Talks and Poster Presentations (without Proceedings-Entry):

L. Franta, A. Hamedinger:
"Urban Commons as Emancipatory Spatial Practice? Challenges and Potentials";
Talk: XIX ISA World Congress of Sociology, Toronto; 07-15-2018 - 07-21-2018.

English abstract:
Urban Commons As Emancipatory Spatial Practice? Challenges
and Potentials in the Post-Democratic Era
In the context of the economic and financial crisis, which has profoundly
reshaped cities and regions around the globe, alternative forms of social and
economic organisation are increasingly discussed in urban and regional research
and practice. Particularly commons are (again) hotly debated as an alternative
way to organize the production, distribution and consumption of certain
resources. We interpret urban commons as relational processes (not a product);
as socio-spatial and socio-political practices of actors collectively producing and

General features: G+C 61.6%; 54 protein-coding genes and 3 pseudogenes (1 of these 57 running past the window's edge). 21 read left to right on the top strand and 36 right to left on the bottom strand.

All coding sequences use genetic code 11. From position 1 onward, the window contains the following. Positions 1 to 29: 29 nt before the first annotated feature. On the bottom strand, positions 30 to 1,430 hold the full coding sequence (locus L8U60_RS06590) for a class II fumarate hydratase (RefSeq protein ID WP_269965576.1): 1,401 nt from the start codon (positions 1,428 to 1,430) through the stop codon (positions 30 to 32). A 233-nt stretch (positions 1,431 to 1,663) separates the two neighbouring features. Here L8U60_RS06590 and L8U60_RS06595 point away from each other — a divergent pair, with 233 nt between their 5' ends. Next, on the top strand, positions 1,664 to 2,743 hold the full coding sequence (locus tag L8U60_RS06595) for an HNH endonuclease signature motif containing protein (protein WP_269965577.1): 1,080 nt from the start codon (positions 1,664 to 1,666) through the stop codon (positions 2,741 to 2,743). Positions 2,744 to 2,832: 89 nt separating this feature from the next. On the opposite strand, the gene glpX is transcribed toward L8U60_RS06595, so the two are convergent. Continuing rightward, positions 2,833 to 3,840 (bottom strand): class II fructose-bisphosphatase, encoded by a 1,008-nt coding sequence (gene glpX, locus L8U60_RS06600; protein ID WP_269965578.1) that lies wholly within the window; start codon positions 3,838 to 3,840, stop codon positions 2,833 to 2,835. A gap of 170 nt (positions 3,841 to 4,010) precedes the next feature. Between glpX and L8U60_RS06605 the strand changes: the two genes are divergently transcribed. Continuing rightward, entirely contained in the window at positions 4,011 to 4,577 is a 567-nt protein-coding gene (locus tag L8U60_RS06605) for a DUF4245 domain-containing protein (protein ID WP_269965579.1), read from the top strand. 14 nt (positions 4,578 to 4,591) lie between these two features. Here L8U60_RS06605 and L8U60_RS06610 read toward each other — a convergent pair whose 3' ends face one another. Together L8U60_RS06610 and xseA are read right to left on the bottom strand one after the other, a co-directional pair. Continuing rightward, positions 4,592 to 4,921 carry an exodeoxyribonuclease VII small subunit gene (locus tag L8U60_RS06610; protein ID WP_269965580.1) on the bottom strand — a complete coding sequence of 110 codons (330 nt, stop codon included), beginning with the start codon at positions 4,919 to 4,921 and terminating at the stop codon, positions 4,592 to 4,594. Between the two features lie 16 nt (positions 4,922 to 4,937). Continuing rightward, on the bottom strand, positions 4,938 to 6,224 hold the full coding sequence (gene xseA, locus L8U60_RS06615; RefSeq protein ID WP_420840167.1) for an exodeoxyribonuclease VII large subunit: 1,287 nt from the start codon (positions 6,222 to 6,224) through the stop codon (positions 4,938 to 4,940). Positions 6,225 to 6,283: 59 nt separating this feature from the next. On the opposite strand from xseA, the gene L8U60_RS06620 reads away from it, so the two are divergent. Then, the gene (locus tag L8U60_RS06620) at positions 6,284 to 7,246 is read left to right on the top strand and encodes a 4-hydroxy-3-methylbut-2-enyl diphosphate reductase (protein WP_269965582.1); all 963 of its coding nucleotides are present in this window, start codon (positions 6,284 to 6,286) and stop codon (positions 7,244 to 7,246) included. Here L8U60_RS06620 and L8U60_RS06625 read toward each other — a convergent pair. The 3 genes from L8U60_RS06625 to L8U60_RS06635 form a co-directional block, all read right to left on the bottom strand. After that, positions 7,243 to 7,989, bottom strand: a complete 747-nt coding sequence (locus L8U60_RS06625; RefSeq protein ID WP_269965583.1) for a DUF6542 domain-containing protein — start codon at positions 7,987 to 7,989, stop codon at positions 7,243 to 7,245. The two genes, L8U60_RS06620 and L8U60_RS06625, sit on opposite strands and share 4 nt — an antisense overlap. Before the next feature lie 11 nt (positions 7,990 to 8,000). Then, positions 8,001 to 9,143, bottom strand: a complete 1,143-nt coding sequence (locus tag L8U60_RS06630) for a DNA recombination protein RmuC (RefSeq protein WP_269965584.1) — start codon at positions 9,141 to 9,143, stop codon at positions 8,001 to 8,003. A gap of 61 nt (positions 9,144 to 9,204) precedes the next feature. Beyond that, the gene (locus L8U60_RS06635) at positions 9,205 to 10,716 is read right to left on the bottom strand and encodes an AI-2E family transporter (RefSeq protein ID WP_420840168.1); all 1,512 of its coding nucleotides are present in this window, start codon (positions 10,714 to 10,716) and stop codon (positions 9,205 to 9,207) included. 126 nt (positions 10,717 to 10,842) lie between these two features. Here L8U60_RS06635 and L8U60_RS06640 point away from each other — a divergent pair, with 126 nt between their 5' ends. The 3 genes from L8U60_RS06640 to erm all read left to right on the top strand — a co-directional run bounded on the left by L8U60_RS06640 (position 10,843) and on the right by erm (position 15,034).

appropriating, maintaining, distributing and consuming certain urban resources.
Commons are produced by actors with the aim to satisfy basic needs beyond
state and market. However, an understanding of neoliberal urbanization helps
to contextualize the potential, as well as the challenges, of urban commons. The
practice of commoning may have potential to emancipate various social groups
from hegemonic neoliberal structures in the post-democratic city, hence the
potential of changing power structures in urban development. Emancipation and
the related approaches of `emancipatory city´ help us to define urban commons in
the context of the neoliberal city: emancipation means active political and social
self-liberation from paternalistic and hegemonic structures, and a democratization
of social and political orders by citizens (e.g. through self-organization), a political
process often hindered by the political order and its institutional and spatial
Based on two case studies of urban food commons in Vienna, these questions
are answered: how can urban commoning as a relational practice unfold its
emancipatory potential? How can urban commoning cope with challenges as the
instrumentalization by neoliberal rhetoric, as well as the risk of becoming socially
exclusive through institutionalization and defining concepts of `us´ versus a `them´
and thus reproducing inequalities in the production of urban space?

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